UPDATED: to reflect a newer version of the VPN list from Torrent Freak.
Or DoH has been in the news, because it turns out, your Internet Service Provider, or your Cellphone Carrier if you are using them, is spying on your internet access. Everything you do on the internet. Why aren’t you using a VPN? If you EVER do ANYTHING on a public WiFi, you should have a VPN that you trust. (Hint: You CANNOT trust a VPN that is Free. You also can’t trust all of them that you pay for. TorrentFreak is your friend.) A video version of the story is at this link: Security Now Episode 740. And the Show Notes are at this link.
Incidentally, you can bypass all of this nonsense on Android and iOS by downloading and running the 184.108.40.206 app. (Available in both stores.) This is Cloudflare’s solution. And while that means you are trusting Cloudflare, Mozilla has done a credible job of vetting them, and will keep them on their toes. And they are certainly more trustworthy than Comcast, Verizon, et al. Note that 220.127.116.11 is NOT a complete VPN. If you run a VPN (see the Torrent Freak link) this problem of your ISP spying on you is less of an issue.
DoH prevents the ISPs from doing some simple spying, which is why Comcast is so upset, they have to spread Fear, Uncertainty and Doubt all over the place. Six of the seven major web browsers are implementing DoH, it just isn’t on by default yet. Well as usual, it isn’t clear what Apple is doing, since they almost never answer questions.
Tom Lowenthal, Product Manager at Brave for Privacy & Security told ZDNet: “We absolutely want to implement it. Implementing DoH is far more than just the technical work, though. We need to decide on sensible and protective defaults for the vast majority of people who don’t think about their DNS configuration while making sure that we don’t break things for the people and organizations who have carefully tuned their setup.” Because Brave is built on top of the Chromium open-source browser codebase, DoH support is available. However, the Brave team has yet tweaked the feature so that it works exactly the way they wish. So DoH is already there in the codebase the way the Google Chrome team designed it to work, as we’ve previously described. DoH in Brave can be enabled at: brave://flags/#dns-over-https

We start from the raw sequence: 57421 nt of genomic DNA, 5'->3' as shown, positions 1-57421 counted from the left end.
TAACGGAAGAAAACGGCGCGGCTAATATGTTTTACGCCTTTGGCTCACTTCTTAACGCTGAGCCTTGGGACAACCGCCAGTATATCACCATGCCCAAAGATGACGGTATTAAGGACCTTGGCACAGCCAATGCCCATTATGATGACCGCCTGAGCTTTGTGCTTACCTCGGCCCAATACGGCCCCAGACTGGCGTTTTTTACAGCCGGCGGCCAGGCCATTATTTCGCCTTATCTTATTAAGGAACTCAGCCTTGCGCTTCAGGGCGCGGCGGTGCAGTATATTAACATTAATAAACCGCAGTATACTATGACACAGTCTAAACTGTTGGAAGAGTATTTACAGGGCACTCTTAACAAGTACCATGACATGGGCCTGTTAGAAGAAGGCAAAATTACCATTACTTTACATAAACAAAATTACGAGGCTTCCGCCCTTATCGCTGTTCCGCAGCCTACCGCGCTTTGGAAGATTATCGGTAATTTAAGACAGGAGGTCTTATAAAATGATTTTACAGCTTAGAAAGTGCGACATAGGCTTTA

As we know, Google Chrome is the second browser after Firefox to add DoH support. DoH isn’t yet enabled by default for everyone since Google is currently running a limited experiment with a small number of users to see how DoH fares in a real-world test. As we’ve noted, they take an adaptive approach, first honoring the user’s existing DNS provider to see whether it supports DoH and using it it possible. If not it follows various heuristic paths. DoH in Chrome can be enabled at: chrome://flags/#dns-over-https
A Microsoft spokesperson told ZDNet that they were supportive of DoH, but they couldn’t share their exact plans. However, like Brave, the soon-to-be-released Chromium-based version of Edge already supports DoH. DoH in Edge can be enabled at: edge://flags/#dns-over-https Additional thoughts, tips and tricks from an Edge developer are here: https://textslashplain.com/2019/11/06/thoughts-on-dns-over-https/
As we know, Firefox was the first out of the gate with DoH and took some undeserved, in my opinion, arrows in its back for simply standardizing upon Cloudflare as their DoH provider. No one took the time to understand how rigorously Mozilla vetted Cloudflare. And many people who don’t listen to this podcast might mistakenly believe that Cloudflare is just another CDN. But anyone who can erect a large wall of Lava Lamps and use their video images to generate true random numbers definitely stands out as an innovator. Which is what we know them to be. DoH can be enabled in Firefox through its Settings UI.
Opera has already rolled out DoH support. The feature is disabled by default for all users but it can be enabled at any time in the stable release, and it works without users going through any additional steps. The flip side of the “no additional steps” is that Opera has followed Firefox’s lead and simply routes all DoH traffic to Cloudflare’s 18.104.22.168 DoH resolver. Users of Opera’s popular VPN should not, however, that the two are incompatible and the VPN must be disabled for DoH to work. On the other hand, if you’re using a VPN you already have a privacy-encrypting tunnel which zips right past your ISP or service provider, so DoH is not needed in VPN mode. DoH can be enabled in Opera at: opera://flags/opera-doh
ZDNet was unable to obtain any reply from Apple about Safari but ZDNet notes that since Apple has recently been investing in user privacy-focused features, the chances are good that DoH will eventually appear in Safari.
Being yet another Chromium-based browser, Vilvadi also works like Chrome. DoH can be enabled in Vivaldi at: vivaldi://flags/#dns-over-https